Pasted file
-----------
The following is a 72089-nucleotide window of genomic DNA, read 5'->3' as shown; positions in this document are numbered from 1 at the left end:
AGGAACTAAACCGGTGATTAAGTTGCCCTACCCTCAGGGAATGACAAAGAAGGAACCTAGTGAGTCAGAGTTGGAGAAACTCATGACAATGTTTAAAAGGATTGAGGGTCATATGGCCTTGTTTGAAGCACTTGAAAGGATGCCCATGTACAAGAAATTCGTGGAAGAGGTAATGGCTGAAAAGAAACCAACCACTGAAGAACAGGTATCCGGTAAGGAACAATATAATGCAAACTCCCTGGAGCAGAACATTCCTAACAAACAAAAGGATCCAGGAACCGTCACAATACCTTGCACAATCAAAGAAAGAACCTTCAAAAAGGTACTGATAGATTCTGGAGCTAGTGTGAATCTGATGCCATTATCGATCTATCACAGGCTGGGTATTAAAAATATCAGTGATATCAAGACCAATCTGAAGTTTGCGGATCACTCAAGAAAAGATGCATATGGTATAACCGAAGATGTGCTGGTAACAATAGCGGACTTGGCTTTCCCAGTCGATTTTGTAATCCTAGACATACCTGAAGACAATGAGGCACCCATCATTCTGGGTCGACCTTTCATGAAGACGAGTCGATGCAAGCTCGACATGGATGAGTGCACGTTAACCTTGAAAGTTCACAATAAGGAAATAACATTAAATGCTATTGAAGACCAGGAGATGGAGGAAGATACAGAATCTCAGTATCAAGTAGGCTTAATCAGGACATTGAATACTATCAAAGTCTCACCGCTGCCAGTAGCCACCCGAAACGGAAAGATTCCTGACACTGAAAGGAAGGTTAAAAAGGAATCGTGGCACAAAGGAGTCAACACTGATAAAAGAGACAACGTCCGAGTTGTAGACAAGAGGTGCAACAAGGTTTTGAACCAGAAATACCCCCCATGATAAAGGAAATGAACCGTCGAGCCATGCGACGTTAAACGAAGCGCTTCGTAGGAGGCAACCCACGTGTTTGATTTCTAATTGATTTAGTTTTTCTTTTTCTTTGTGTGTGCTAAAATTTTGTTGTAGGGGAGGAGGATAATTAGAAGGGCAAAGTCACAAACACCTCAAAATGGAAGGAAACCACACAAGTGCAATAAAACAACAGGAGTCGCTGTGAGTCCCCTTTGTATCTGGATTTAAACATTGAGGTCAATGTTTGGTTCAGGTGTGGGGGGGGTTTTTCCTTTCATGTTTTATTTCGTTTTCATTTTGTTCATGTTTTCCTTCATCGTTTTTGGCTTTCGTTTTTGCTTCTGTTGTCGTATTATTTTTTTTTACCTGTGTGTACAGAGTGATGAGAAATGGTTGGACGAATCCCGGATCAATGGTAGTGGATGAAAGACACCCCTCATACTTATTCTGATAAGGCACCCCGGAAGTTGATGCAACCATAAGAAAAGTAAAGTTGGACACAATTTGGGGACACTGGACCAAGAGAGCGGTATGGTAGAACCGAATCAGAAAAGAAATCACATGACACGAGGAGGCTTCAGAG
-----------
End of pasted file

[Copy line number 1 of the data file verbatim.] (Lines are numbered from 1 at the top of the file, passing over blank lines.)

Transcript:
The following is a 72089-nucleotide window of genomic DNA, read 5'->3' as shown; positions in this document are numbered from 1 at the left end: